To make it in the events business you have to find your own style. So start looking, says Stu Katzen.
Last year I was lucky enough to be invited to Las Vegas to attend and speak at an annual events trade show/fair.
I was even luckier enough to attend a seminar/class hosted by floral luminary, Preston Bailey. However, despite his floral designs being incredible, I must say I was a little underwhelmed by the general look, style and feel and ideas of the fair in general. The looks were not very cutting edge and a lot of it, us “backwater” Aussies had been doing for a while.
A couple of years ago I had a client from the UK, who vetoed an idea I had for an event, asking instead for a really “now” look and could she have an “all white” event? We had been doing that here three years previously.
The upshot of what I am getting at, is that here in Oz, we are lucky enough to have a plethora of inspirational event producers, very talented event designers, amazing event suppliers and an audience that is both sophisticated and demands something new and different… How cool is that?
So if you don’t wake up in the morning thinking, “hmmm… a Missoni stripe will look amazing on the chairs for next month’s event, or you don’t even know what a Missoni stripe is, how do you come up with great ideas for your clients without engaging a stylist or designer?
So often I see someone’s event replicated, or the same look used over and over again. And whilst copying something is the highest form of flattery, it leads nowhere.
A friend of mine had an arrow tattooed on her arm, the point aiming to her fingers to always remind her to keep moving forward. She is a stylist. I think everyone should have a metaphorical arrow on their arms to remind them to keep moving forward.
I get very frustrated with people who tell me they are not creative. Everyone is, in some way, shape or form. The trick is to find out what your strong points are and exploit them. Make them your style and your calling card. Use what others are doing (we all do) to inspire you. Use colours that are on trend, shapes that are in and mix them to create something that is yours.
Every event should be different, yet there is nothing wrong with a signature, something that says “you”.
Let others give you inspiration to create something great. Read magazines, go online; use every available resource to understand what is available and being done. You are never going to be someone you are not, so no point in aspiring to be that person. They are the sum of all their hard work, experience and concepts and that will never be you. But look at what those people have done and gain inspiration from it to drive you forward.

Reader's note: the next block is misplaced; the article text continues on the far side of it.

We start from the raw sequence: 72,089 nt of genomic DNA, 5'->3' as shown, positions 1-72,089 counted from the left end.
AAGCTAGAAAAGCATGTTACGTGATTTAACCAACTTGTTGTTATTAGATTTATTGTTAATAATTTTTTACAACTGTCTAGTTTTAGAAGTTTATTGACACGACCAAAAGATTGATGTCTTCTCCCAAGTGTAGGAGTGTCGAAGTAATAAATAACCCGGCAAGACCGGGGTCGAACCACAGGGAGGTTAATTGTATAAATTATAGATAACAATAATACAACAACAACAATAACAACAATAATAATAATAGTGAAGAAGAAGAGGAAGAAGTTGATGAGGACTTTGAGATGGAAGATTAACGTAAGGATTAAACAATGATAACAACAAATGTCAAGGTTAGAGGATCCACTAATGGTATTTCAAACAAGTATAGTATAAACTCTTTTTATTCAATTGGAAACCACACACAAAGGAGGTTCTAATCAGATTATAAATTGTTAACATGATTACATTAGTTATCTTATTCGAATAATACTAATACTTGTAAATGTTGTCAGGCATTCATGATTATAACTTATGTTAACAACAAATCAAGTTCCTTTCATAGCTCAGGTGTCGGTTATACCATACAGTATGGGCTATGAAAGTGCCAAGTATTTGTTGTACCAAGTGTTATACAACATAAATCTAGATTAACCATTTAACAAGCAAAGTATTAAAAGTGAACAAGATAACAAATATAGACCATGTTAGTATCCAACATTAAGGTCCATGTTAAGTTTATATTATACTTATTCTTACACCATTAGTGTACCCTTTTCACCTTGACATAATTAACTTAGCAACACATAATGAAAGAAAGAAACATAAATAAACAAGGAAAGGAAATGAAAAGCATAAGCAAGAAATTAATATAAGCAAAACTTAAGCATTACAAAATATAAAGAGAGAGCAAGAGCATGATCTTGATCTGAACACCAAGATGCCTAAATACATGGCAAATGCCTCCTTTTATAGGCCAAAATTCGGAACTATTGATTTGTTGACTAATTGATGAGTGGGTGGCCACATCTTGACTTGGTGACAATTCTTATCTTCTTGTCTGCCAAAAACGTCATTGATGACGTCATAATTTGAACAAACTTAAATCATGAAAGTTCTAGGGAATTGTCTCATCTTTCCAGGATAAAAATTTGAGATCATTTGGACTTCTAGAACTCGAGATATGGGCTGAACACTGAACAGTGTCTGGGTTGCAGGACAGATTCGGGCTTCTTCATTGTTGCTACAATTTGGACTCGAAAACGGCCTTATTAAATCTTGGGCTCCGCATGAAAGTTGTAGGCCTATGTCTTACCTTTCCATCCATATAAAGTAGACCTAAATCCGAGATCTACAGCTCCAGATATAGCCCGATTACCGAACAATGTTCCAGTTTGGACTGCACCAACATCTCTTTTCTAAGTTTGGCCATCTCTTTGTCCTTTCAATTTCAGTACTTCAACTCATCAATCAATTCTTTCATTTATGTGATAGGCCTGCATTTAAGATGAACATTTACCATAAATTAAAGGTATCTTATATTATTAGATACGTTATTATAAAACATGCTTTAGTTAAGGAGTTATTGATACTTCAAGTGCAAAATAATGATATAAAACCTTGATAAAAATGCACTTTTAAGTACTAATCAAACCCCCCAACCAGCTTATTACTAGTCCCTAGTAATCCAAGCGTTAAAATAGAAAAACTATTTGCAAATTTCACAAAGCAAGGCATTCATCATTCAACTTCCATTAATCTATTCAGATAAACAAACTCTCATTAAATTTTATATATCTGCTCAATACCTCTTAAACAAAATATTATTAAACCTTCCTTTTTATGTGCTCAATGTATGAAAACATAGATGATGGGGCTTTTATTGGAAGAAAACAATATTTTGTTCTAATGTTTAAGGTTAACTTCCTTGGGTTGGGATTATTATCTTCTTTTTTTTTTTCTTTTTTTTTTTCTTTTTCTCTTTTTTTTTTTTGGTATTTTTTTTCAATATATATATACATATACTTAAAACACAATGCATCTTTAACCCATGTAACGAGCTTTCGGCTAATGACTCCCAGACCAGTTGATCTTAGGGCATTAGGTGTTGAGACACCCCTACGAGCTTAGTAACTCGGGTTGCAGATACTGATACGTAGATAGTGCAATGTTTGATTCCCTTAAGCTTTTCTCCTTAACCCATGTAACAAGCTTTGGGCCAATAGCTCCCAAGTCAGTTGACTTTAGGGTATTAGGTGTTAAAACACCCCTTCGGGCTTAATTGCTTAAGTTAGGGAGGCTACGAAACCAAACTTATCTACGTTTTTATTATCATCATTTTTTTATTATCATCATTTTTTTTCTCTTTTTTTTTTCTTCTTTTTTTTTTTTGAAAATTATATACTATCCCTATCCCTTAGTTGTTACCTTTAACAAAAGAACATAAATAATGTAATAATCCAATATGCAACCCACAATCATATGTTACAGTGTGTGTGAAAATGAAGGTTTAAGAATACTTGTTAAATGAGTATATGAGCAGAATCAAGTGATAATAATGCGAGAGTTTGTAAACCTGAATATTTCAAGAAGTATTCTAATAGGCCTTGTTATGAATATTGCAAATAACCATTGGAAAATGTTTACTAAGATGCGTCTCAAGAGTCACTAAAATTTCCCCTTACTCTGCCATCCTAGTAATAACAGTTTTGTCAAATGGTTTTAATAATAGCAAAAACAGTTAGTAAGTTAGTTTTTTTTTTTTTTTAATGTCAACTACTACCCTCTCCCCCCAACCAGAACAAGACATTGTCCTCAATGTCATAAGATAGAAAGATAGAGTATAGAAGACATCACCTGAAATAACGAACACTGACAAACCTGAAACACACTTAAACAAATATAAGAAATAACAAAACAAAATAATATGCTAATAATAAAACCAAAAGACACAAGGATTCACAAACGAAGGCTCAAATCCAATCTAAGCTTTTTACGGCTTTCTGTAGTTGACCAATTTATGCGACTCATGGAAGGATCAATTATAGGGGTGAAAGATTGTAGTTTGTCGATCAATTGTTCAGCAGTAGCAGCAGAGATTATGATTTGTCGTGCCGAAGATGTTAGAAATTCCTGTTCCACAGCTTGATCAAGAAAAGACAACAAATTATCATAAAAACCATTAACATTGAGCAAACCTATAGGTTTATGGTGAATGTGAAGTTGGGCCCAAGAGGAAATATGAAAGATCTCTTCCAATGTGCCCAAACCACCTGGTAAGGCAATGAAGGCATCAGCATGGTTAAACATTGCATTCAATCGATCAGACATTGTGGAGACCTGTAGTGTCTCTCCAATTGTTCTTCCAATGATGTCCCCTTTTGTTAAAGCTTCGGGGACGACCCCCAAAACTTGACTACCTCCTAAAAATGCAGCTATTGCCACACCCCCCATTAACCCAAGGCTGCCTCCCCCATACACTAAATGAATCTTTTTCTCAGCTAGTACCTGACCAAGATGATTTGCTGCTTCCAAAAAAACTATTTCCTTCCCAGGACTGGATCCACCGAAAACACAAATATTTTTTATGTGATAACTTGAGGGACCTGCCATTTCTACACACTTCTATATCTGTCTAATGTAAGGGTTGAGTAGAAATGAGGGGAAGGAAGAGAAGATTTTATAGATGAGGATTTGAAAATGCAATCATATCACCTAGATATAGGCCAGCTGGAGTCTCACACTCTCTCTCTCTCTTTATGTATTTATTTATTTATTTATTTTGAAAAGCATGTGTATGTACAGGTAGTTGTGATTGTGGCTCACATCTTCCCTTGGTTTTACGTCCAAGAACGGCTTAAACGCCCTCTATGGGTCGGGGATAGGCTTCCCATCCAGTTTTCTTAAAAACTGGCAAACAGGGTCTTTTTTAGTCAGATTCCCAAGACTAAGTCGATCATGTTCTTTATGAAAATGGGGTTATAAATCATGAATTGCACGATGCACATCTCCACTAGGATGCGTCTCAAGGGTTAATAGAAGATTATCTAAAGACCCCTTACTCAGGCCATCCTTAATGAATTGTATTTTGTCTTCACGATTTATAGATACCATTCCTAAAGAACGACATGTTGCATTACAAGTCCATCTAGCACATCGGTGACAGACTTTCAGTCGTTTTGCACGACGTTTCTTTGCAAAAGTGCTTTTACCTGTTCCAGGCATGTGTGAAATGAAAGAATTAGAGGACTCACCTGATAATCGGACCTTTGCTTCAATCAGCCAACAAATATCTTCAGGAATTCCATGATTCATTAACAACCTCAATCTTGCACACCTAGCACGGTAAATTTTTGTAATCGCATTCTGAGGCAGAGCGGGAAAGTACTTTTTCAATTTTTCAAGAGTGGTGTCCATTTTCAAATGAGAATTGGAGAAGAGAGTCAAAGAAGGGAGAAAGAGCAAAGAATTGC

We all look at what everyone is doing. Instagram is awesome for that. As are websites. My kids laugh at me as I am always taking photos of everything. I have a massive library of photos. So often I use them to create my own mood board when I am designing an event. They inspire me.
I also have a large library of local and international magazines and subscribe to a lot. I encourage my staff to look in furniture stores, to go through fabric shops and to check out any new venue, bar, lounge or restaurant in town.
I find the more I look at what is happening around me globally, the more I am inspired. A colour, a sofa, the way someone plates up their food, it all helps. When I design an event I generally start with a very vague concept and build the details from there. But sometimes I build the event from one piece.
Just recently, I saw some amazing multi coloured Bentwood chairs and fell in love with them. They became the focal design point for an event I did at the MCA. In the end however, as much as I loved them and they were as sensational as I expected, the large floral curtain that was the stage backdrop, stole the show. Working with my amazing florist, we designed and built a large floral drape that brought the room to life with a sense of impending spring. All of that came out of seeing a chair that sparked an idea, that then led to a collaborative process between me as the event producer and my awesome florist. It doesn’t matter where you get the spark for an idea from, just that you got that spark and it sparked the idea, that culminated in that event… and the process has begun!
Stu Katzen can be contacted on firstname.lastname@example.org.